IEA: Global Coal Use Projected to Reach All-Time High This Year
Coal use across the globe is on track to go up by 1.2%, which would set a record this year, as per an International Energy Agency (IEA) report.
This projection comes at a time when the global energy market is being plagued by volatility and uncertainty, with the IEA saying that the Russia-Ukraine conflict back in February had “sharply altered the dynamics of the coal trade, price levels, and supply and demand patterns in 2022.”
In its Coal 2022 report published on Dec. 16, the IEA stated that “Coal markets have been shaken severely in 2022, with traditional trade flows disrupted, prices soaring and demand set to grow by 1.2%, reaching an all-time high and surpassing 8 billion metric tons for the first time.”
According to the agency, fossil fuel prices saw a significant jump in 2022, “with natural gas showing the sharpest increase.”
“This has prompted a wave of fuel switching away from gas, pushing up demand for more price competitive options, including coal in some regions,” the IEA added.
Even with a rise in coal demand, the current situation is quite complex. According to the IEA, “higher coal prices, strong deployment of renewables and energy efficiency, and weakening global economic growth are tempering the increase in overall coal demand this year.”
The agency also said that the use of coal in generating electricity would increase by more than 2% this year. Although, using coal in the industry is actually projected to tank by over 1%, with the lower production of iron and steel being touted to be the main culprit.
IEA Director: World Fossil Fuel Use “Close to a Peak”
Keisuke Sadamori, the IEA Director of Energy Markets and Security, released a statement, saying: “The world is close to a peak in fossil fuel use, with coal set to be the first to decline, but we are not there yet. Coal demand is stubborn and will likely reach an all-time high this year, pushing up global emissions.”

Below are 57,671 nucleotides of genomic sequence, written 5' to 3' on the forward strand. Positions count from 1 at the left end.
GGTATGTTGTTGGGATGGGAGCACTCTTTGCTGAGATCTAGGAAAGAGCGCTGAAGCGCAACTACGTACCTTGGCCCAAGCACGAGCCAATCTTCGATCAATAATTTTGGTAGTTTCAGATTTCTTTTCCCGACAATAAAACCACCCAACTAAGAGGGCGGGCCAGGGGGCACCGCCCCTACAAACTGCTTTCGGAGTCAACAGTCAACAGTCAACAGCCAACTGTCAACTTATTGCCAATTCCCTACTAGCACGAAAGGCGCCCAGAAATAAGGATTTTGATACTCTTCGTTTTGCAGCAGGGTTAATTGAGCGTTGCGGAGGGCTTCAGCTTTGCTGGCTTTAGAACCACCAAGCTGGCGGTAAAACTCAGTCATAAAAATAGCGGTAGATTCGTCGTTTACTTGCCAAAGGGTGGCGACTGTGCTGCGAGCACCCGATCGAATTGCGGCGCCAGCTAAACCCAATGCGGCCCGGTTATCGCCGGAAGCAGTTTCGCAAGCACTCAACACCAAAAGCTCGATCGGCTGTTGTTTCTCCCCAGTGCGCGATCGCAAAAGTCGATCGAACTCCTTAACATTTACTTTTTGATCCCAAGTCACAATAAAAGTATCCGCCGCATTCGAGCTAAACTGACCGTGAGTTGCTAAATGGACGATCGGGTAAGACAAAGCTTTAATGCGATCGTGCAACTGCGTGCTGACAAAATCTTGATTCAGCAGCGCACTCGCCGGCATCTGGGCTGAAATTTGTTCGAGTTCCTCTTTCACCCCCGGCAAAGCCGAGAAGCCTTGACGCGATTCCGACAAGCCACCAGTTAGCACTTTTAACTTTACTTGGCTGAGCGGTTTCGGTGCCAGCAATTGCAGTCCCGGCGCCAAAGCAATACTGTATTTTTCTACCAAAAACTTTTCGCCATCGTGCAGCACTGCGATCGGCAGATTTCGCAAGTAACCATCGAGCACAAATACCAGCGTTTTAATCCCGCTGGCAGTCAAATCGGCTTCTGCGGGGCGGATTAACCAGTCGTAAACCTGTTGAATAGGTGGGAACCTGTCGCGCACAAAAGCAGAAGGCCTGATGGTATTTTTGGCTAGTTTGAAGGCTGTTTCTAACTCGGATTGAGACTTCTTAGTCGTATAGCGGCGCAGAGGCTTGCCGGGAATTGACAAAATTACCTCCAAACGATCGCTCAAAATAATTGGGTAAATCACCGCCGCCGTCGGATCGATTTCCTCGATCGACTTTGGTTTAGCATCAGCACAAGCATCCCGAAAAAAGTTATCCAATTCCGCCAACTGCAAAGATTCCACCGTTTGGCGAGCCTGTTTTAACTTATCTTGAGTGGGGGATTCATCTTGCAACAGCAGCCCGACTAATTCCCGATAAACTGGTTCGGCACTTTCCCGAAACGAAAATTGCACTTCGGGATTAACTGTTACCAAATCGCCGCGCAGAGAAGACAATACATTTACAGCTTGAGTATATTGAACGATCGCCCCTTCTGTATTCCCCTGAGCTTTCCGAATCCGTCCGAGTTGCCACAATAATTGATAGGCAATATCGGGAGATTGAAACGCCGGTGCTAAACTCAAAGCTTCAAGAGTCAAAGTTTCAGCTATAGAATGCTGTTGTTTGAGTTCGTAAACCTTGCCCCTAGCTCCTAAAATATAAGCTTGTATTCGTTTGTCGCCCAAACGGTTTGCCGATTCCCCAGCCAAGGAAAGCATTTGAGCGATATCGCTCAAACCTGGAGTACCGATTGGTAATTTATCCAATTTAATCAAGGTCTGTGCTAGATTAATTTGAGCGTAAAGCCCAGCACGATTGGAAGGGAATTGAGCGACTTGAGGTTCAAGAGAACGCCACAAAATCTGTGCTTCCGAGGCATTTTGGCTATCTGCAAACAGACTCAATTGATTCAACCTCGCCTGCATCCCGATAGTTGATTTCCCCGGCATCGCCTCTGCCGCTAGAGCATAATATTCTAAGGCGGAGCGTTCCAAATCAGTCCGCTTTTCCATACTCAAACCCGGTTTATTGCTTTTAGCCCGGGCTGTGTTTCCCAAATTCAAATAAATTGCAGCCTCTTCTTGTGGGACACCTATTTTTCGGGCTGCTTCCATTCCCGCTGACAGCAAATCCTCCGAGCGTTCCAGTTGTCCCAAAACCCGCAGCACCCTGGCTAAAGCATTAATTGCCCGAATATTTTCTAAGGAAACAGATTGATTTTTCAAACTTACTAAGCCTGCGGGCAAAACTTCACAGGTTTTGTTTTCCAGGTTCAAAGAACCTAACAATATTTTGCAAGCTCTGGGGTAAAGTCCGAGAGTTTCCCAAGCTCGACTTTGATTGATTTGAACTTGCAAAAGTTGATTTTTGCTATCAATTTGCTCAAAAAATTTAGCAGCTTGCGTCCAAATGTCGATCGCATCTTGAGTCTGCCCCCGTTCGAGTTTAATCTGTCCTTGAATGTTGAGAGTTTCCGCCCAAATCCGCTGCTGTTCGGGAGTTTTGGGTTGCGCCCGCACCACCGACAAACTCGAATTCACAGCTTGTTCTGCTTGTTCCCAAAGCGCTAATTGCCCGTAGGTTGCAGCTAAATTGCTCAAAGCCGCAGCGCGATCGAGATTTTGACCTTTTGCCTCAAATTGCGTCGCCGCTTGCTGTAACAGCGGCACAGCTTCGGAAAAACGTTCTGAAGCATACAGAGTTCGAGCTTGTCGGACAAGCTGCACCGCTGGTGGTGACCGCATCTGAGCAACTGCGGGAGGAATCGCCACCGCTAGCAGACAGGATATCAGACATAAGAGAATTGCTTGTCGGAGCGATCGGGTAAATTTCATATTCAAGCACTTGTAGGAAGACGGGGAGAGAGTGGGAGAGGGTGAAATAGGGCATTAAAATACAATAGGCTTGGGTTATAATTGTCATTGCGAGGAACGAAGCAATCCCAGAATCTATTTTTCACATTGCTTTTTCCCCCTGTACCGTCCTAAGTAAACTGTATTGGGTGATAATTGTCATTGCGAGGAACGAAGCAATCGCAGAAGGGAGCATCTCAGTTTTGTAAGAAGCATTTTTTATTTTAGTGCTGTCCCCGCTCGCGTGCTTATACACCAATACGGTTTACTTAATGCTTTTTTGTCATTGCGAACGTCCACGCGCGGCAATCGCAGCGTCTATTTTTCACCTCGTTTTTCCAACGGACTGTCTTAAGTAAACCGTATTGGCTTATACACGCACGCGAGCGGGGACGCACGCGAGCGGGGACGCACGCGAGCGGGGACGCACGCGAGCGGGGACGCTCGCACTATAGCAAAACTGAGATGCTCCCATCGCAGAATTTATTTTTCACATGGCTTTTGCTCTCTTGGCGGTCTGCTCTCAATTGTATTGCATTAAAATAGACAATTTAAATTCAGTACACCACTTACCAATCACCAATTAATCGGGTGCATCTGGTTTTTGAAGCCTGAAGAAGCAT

“At the same time, there are many signs that today’s crisis is accelerating the deployment of renewables, energy efficiency and heat pumps — and this will moderate coal demand in the coming years,” he went on to say.
Sadamori also posited that policies made by the government would be “key to ensuring a secure and sustainable path forward.”
Coal use substantially impacts the environment. In fact, the environmental organization Greenpeace describes it as “the dirtiest, most polluting way of producing energy.”
Meanwhile, the U.S. Energy Information Administration enumerated a range of emissions from coal combustion. These include carbon dioxide, sulfur dioxide, particulates, and nitrogen oxides.
The IEA’s report has shown the uncertainty the economy has to face moving forward.
The agency forecasted global coal demand plateauing near 8 billion metric tons until 2025, but it also mentioned that “given the current energy crisis with all its uncertainties, a lurch into growth or contraction is possible.”
In 2021, Russia topped the list of natural gas and petroleum suppliers to the European Union, as per Eurostat. However, Exports of Russian gas that are bound to the European Union decreased this year, which prompted major economies in Europe to make efforts in getting supplies for the colder months.